(via)

Steel Pulse, on the other hand, were criticised, by British reggae acts who didn`t want to be associated with the punk rock scene days, of selling out, as co-founder and front man David Hinds remembers:

"…They didn’t want to have anything to do with that racket… to be honest, if the punk rock movement had not happened in England there would be no Steel Pulse - or any [British] reggae. Because it was on the backs of the punk rockers that reggae got its foot in the door.

Reggae, rasta, roots, repatriation, and riots against police brutality. So it was all about anarchy and the punks had their version of anarchy… And back then they said to themselves: ‘Hang on, here’s another style of music that’s about anarchy, so lets join them’. And that’s how reggae got on board….”

(via)

(More stuff on "Wedlock In Dreadlock": The punk & reggae connection weekly tribute, here)

"Love Lies Limp" - ATV (1977)

"Wedlock In Dreadlock": The punk & reggae connection weekly tribute (pt 10)

Alternative TV was a punk band formed by Mark Perry,  editor of U.K.’s first punk fanzine Sniffin’ Glue. "Love Lies Limp" was their first single in 1977, given away as a flexi disc with an edition of the zine, never meant to be considered a punk reggae milestone, as Mark P. himself stated:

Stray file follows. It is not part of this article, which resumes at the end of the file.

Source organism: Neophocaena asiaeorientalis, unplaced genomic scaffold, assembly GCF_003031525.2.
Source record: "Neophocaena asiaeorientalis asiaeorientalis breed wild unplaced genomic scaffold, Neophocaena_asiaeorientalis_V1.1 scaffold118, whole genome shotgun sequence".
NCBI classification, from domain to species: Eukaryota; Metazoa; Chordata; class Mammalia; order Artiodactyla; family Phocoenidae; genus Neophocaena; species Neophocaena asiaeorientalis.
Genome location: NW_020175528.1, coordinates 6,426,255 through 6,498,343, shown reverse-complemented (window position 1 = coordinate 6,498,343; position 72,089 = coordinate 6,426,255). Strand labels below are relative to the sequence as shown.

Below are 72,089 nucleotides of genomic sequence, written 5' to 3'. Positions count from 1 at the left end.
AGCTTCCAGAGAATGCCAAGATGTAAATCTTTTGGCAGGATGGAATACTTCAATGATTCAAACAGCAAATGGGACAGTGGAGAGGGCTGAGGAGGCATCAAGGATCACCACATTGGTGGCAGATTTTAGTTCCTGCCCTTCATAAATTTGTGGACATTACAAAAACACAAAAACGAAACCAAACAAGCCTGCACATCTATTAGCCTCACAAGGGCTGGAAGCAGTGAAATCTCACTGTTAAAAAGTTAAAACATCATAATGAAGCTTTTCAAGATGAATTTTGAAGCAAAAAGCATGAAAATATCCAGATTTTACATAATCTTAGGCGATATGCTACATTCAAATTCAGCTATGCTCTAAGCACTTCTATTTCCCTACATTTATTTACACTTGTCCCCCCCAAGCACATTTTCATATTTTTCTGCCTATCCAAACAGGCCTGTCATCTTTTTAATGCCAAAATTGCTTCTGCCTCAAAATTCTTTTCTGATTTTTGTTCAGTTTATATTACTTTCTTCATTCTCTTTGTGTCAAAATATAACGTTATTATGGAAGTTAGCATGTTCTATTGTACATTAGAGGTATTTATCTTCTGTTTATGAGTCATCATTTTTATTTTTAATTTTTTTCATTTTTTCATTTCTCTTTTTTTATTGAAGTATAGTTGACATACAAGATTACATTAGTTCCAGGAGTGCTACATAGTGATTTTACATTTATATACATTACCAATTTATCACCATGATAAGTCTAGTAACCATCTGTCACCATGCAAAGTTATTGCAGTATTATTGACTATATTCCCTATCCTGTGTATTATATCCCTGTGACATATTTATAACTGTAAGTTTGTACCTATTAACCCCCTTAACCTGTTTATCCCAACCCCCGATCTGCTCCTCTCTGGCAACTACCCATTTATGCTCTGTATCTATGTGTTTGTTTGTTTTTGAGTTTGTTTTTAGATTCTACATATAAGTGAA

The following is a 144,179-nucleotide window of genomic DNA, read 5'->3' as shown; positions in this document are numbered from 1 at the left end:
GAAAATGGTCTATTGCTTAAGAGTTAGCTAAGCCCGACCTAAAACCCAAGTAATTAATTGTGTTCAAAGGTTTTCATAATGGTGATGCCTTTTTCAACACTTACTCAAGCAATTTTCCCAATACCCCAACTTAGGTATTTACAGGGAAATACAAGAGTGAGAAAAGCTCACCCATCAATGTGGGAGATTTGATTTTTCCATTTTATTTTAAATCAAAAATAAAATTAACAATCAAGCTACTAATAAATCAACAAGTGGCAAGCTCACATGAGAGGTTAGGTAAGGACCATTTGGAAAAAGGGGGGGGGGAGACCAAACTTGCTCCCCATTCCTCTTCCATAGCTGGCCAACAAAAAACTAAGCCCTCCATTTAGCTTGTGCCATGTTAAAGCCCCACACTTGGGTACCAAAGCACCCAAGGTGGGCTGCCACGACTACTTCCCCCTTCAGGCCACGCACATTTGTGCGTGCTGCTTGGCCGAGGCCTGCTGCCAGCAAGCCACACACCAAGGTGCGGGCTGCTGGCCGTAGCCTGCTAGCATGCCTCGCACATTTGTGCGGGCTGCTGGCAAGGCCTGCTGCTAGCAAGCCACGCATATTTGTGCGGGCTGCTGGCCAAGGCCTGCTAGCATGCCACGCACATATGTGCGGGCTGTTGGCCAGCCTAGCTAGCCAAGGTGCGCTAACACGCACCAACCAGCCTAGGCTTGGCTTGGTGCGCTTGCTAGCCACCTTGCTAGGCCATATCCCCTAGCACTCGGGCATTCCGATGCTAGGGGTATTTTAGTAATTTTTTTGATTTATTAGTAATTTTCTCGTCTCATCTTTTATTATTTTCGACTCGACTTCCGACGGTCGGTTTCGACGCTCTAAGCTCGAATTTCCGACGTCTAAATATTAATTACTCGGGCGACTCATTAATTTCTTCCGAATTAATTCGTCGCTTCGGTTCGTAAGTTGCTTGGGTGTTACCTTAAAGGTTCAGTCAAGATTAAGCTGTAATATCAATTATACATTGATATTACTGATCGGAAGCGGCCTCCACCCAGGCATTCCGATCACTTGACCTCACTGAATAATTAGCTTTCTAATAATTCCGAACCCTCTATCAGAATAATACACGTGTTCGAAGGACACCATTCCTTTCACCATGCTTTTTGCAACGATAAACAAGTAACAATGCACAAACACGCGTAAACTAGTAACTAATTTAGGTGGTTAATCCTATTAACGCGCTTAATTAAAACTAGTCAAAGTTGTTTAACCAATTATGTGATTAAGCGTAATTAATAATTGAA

"…like it’s reggae, but it’s not quite reggae, it’s very quite jazzy, it’s a weird one that. We still play that in our set, it’s one of our most popular songs. It’s a funny song, a bit of a comedy song, havin’ a larf…" (via)

Still a good punk reggae tune, from a band that always moved on the outer limits of punk in the true punk spirit of non-conformity, it definitely

"…incorporated a reggae beat which confirmed Perry`s cultural awareness  of the club-based punk culture and the fact thst DJ`s like Don Letts recquired something to stick on between The Voidoids and Lee “Scratch” Perry…”

(via)

(More stuff on "Wedlock In Dreadlock": The punk & reggae connection weekly tribute, here)

(…I suspect that ratscabies, for one, will appreciate this…)

The 1976 Notting Hill Carnival riots & Don Letts immortilized on The Clash album covers

"Wedlock In Dreadlock": The punk & reggae connection weekly tribute (pt 9)

This photo of Don Letts walking against police forces during the 1976 Notting Hill Carnival riots (though, as he has admitted-here, for more-, he may seem like he was fronting the cops off, but he was actually crossing the street) was taken by Rocco Macauley and was later used by The Clash as cover of their 1980 "Black Market Clash" and 1993 "Super Black Market Clash" compilations.

"…For my parents’ generation the Carnival was a reminder of life back home but for my generation it was statement about duality of our existence which was black and British. Tensions had been building through that year and it came to a head when police tried to arrest someone close to Portobello Road. Several black youths went to help the guy and it escalated into a riot…

…To this day people think that there was a racial theme to the riot in 1976, but it was not a black or white thing. It was a wrong or right thing. Working class people being harassed by the police…